The Tennessee Department of Health announced today it is investigating several possible cases of chikungunya, a mosquito-borne virus that produces high fever and painful swelling in the muscles and joints. There is no vaccine nor has a successful method of treatment been developed yet. Symptoms can usually go away within a week, but some victims have reported pain for years after infection.
The chikungunya virus was first discovered in 1952 in Tanzania and has been mostly confined to sub-Saharan Africa and Southern Asia. However, it appeared in the Caribbean late last year and has already infected more than 100,000 people there.
Although health officials in Tennessee haven't confirmed any cases of chikungunya yet, they say several people who recently returned to the state from the Caribbean are exhibiting symptoms consistent with chikungunya infection.
“Chikungunya is spread by Aedes species mosquitoes, which feed during the day and are found in abundance in Tennessee,” said Abelardo Moncayo, PhD, director of the TDH Vector-Borne Diseases program. “It is imperative individuals experiencing symptoms of chikungunya virus minimize their exposure to mosquitoes to reduce risk of local transmission. A mosquito can pick up the virus from an infected human and infect others.”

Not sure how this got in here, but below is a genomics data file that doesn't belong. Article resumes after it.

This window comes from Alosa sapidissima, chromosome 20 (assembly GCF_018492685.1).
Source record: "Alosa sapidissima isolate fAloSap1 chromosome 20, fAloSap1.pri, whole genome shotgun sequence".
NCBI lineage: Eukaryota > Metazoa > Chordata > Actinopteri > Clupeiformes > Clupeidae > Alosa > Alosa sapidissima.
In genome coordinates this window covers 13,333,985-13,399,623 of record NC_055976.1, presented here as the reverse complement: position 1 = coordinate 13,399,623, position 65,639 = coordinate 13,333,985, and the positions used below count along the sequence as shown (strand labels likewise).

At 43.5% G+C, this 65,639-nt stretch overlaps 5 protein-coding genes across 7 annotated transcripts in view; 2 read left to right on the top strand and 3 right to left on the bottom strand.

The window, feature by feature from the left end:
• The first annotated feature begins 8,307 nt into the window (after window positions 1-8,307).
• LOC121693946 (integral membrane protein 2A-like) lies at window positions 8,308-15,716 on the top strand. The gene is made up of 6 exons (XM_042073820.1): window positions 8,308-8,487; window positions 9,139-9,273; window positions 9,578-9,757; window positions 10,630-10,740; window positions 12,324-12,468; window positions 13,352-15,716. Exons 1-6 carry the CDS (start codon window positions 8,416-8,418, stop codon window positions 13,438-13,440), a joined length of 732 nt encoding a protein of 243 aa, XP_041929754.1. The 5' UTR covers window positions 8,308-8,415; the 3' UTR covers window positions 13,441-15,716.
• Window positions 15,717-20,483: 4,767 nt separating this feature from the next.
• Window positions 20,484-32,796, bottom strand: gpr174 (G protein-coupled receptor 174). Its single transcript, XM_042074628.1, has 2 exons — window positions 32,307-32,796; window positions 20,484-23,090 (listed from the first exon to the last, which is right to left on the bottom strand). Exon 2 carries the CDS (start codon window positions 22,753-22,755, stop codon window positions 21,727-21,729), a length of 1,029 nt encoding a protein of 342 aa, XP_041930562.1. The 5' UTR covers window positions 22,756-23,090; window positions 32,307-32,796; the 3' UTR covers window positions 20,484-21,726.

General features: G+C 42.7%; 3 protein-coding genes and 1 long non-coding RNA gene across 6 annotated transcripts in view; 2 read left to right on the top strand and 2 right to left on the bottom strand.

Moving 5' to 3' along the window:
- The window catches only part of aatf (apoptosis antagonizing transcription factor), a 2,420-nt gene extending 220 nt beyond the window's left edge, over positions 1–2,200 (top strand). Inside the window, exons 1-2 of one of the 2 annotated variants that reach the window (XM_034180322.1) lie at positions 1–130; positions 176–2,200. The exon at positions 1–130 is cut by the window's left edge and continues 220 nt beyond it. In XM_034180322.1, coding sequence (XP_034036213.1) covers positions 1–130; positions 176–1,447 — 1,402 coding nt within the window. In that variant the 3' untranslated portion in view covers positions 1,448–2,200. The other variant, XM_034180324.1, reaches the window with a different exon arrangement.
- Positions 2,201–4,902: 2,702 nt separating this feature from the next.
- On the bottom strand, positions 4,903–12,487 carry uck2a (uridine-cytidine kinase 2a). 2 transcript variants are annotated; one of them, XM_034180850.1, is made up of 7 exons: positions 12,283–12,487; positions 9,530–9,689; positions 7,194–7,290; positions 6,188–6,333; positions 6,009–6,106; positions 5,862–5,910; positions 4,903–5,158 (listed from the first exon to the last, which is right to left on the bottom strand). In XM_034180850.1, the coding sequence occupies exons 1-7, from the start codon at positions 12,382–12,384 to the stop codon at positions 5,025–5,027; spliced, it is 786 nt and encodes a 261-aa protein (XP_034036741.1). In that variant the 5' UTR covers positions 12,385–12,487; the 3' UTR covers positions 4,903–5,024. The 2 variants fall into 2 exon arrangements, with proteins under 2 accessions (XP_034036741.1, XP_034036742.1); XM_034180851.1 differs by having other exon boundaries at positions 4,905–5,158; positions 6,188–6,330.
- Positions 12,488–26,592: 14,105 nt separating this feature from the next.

The Centers for Disease Control and Prevention suggests taking measures to avoid contact with mosquitoes, especially when traveling to the Caribbean and other parts of the world where the virus is active. CDC officials recommend wearing long-sleeved shirts and long pants, getting rid of standing water near your home or hotel room, using air conditioning and screens to keep mosquitoes outside and treating your skin and clothing with mosquito repellent.